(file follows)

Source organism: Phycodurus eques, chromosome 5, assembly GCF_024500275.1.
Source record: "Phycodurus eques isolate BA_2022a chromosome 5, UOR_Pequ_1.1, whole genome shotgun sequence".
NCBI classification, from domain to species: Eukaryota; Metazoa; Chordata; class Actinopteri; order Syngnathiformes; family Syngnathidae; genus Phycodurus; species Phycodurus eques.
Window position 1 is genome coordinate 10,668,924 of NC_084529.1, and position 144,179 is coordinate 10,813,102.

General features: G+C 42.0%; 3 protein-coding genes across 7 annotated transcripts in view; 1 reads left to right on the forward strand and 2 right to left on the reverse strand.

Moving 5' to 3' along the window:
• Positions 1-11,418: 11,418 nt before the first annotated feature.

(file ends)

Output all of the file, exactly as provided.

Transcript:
Source organism: Phycodurus eques, chromosome 5, assembly GCF_024500275.1.
Source record: "Phycodurus eques isolate BA_2022a chromosome 5, UOR_Pequ_1.1, whole genome shotgun sequence".
NCBI classification, from domain to species: Eukaryota; Metazoa; Chordata; class Actinopteri; order Syngnathiformes; family Syngnathidae; genus Phycodurus; species Phycodurus eques.
Window position 1 is genome coordinate 10,668,924 of NC_084529.1, and position 144,179 is coordinate 10,813,102.

General features: G+C 42.0%; 3 protein-coding genes across 7 annotated transcripts in view; 1 reads left to right on the forward strand and 2 right to left on the reverse strand.

Moving 5' to 3' along the window:
• Positions 1-11,418: 11,418 nt before the first annotated feature.